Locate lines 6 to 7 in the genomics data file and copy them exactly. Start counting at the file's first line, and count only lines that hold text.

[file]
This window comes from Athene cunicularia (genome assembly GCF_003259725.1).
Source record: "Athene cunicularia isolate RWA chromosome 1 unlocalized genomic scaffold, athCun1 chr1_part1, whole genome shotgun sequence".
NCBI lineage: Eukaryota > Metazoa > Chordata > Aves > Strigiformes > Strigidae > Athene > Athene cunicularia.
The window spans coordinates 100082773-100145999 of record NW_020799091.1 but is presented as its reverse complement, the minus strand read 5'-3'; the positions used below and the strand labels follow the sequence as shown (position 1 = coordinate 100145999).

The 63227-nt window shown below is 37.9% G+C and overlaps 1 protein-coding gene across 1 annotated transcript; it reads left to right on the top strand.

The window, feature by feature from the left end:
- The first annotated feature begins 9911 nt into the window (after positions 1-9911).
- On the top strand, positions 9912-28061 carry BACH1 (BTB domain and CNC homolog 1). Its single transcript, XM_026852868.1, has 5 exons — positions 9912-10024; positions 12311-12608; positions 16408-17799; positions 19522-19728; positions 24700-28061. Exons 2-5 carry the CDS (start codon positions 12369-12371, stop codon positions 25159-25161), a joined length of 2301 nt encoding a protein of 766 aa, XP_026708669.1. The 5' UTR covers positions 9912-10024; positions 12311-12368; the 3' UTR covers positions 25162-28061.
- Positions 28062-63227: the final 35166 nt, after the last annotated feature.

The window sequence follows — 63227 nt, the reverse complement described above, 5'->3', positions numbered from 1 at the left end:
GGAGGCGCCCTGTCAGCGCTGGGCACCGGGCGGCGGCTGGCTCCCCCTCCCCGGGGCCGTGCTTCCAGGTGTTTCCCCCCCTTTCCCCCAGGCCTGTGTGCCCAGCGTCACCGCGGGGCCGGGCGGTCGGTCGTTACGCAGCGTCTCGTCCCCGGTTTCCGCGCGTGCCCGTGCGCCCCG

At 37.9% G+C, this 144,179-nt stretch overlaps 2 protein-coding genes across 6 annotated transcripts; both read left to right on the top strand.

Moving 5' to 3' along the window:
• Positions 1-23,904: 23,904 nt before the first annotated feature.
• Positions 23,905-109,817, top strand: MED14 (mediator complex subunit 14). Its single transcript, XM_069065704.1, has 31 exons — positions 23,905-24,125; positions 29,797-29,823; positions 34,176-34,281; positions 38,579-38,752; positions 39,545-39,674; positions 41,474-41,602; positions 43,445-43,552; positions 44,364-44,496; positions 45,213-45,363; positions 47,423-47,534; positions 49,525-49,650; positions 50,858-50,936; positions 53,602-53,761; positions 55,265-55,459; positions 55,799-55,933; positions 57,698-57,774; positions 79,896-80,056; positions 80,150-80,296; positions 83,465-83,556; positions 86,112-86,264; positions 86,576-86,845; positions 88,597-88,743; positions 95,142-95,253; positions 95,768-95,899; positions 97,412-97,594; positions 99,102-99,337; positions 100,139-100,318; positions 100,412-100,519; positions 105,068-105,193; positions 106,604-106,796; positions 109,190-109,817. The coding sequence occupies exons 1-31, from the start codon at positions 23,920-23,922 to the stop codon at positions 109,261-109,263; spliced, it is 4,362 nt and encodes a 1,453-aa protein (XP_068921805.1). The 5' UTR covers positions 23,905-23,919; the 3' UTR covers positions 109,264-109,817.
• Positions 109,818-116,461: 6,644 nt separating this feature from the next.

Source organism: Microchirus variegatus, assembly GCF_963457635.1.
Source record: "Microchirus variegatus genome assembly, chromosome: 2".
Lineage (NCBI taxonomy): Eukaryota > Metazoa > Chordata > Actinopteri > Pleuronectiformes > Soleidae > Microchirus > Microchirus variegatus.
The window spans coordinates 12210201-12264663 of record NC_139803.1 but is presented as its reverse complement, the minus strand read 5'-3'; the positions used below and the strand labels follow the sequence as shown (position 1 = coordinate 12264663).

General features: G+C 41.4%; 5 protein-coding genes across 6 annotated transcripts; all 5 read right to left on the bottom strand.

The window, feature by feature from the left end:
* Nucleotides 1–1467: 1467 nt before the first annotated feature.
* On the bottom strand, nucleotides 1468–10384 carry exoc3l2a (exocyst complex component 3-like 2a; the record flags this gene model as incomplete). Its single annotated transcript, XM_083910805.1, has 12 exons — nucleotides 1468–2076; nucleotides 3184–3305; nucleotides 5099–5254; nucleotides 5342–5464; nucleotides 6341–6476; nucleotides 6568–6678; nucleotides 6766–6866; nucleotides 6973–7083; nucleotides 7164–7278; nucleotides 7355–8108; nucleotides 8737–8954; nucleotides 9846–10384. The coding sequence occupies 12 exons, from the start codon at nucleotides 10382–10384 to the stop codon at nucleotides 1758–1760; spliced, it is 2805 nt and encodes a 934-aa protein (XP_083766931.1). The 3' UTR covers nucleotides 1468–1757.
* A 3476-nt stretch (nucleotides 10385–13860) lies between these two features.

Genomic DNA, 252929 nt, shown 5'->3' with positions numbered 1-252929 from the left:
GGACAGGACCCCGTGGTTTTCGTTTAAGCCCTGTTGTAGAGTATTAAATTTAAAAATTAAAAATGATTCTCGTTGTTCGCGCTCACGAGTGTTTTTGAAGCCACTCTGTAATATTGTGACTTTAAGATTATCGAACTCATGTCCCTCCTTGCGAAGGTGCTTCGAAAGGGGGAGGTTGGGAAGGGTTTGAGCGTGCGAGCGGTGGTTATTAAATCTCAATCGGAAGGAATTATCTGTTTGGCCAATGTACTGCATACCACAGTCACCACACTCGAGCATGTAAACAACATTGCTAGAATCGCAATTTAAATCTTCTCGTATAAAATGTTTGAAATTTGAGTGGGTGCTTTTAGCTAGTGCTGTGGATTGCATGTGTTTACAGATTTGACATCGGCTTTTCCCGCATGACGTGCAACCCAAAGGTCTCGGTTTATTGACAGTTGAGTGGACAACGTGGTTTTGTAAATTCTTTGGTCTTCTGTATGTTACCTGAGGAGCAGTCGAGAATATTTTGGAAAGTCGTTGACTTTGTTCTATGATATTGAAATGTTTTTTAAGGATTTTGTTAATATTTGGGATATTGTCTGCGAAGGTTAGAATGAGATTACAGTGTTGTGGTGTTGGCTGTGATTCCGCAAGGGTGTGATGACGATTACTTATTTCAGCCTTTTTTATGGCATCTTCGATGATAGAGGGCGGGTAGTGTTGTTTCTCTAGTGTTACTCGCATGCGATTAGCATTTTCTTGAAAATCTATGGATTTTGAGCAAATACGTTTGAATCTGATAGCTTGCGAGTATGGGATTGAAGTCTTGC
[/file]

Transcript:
The window, feature by feature from the left end:
- The first annotated feature begins 9911 nt into the window (after positions 1-9911).